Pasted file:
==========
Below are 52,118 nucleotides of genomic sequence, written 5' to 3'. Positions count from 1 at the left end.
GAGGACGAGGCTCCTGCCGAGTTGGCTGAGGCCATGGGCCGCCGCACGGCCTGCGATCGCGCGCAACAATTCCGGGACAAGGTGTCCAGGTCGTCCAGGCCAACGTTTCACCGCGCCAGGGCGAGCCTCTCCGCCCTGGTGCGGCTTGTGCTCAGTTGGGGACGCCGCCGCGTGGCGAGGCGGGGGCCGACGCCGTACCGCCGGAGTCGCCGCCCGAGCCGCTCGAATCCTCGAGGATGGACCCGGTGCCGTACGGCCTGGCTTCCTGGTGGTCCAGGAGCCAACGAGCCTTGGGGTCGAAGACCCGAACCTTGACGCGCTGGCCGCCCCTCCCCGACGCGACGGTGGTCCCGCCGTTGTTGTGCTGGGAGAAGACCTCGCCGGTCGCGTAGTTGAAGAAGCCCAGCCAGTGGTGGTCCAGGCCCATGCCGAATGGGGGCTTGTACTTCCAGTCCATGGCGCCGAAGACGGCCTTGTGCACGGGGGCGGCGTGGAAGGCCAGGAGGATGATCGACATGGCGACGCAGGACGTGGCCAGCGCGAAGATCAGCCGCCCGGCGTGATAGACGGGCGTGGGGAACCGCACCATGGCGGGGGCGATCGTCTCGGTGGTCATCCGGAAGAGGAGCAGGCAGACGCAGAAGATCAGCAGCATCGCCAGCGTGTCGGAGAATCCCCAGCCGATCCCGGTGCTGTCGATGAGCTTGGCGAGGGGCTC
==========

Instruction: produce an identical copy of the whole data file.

Below are 52,118 nucleotides of genomic sequence, written 5' to 3'. Positions count from 1 at the left end.
GAGGACGAGGCTCCTGCCGAGTTGGCTGAGGCCATGGGCCGCCGCACGGCCTGCGATCGCGCGCAACAATTCCGGGACAAGGTGTCCAGGTCGTCCAGGCCAACGTTTCACCGCGCCAGGGCGAGCCTCTCCGCCCTGGTGCGGCTTGTGCTCAGTTGGGGACGCCGCCGCGTGGCGAGGCGGGGGCCGACGCCGTACCGCCGGAGTCGCCGCCCGAGCCGCTCGAATCCTCGAGGATGGACCCGGTGCCGTACGGCCTGGCTTCCTGGTGGTCCAGGAGCCAACGAGCCTTGGGGTCGAAGACCCGAACCTTGACGCGCTGGCCGCCCCTCCCCGACGCGACGGTGGTCCCGCCGTTGTTGTGCTGGGAGAAGACCTCGCCGGTCGCGTAGTTGAAGAAGCCCAGCCAGTGGTGGTCCAGGCCCATGCCGAATGGGGGCTTGTACTTCCAGTCCATGGCGCCGAAGACGGCCTTGTGCACGGGGGCGGCGTGGAAGGCCAGGAGGATGATCGACATGGCGACGCAGGACGTGGCCAGCGCGAAGATCAGCCGCCCGGCGTGATAGACGGGCGTGGGGAACCGCACCATGGCGGGGGCGATCGTCTCGGTGGTCATCCGGAAGAGGAGCAGGCAGACGCAGAAGATCAGCAGCATCGCCAGCGTGTCGGAGAATCCCCAGCCGATCCCGGTGCTGTCGATGAGCTTGGCGAGGGGCTC